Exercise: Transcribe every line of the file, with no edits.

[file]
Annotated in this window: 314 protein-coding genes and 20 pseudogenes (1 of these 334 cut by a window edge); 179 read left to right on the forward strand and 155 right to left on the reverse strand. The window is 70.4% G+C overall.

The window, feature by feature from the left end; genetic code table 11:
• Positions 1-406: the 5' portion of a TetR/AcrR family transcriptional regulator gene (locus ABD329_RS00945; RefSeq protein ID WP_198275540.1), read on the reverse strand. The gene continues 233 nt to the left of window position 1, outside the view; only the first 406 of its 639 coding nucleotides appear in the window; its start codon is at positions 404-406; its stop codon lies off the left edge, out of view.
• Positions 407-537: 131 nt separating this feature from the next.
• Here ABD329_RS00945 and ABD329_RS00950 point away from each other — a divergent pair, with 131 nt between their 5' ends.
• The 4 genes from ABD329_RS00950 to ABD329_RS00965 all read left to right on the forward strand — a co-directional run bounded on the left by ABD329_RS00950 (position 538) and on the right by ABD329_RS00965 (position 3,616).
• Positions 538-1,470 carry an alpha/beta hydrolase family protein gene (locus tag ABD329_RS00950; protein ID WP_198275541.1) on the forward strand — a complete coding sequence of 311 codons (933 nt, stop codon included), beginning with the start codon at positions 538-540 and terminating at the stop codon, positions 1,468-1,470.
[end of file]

Annotated in this window: 314 protein-coding genes and 20 pseudogenes (1 of these 334 cut by a window edge); 179 read left to right on the forward strand and 155 right to left on the reverse strand. The window is 70.4% G+C overall.

The window, feature by feature from the left end; genetic code table 11:
• Positions 1-406: the 5' portion of a TetR/AcrR family transcriptional regulator gene (locus ABD329_RS00945; RefSeq protein ID WP_198275540.1), read on the reverse strand. The gene continues 233 nt to the left of window position 1, outside the view; only the first 406 of its 639 coding nucleotides appear in the window; its start codon is at positions 404-406; its stop codon lies off the left edge, out of view.
• Positions 407-537: 131 nt separating this feature from the next.
• Here ABD329_RS00945 and ABD329_RS00950 point away from each other — a divergent pair, with 131 nt between their 5' ends.
• The 4 genes from ABD329_RS00950 to ABD329_RS00965 all read left to right on the forward strand — a co-directional run bounded on the left by ABD329_RS00950 (position 538) and on the right by ABD329_RS00965 (position 3,616).
• Positions 538-1,470 carry an alpha/beta hydrolase family protein gene (locus tag ABD329_RS00950; protein ID WP_198275541.1) on the forward strand — a complete coding sequence of 311 codons (933 nt, stop codon included), beginning with the start codon at positions 538-540 and terminating at the stop codon, positions 1,468-1,470.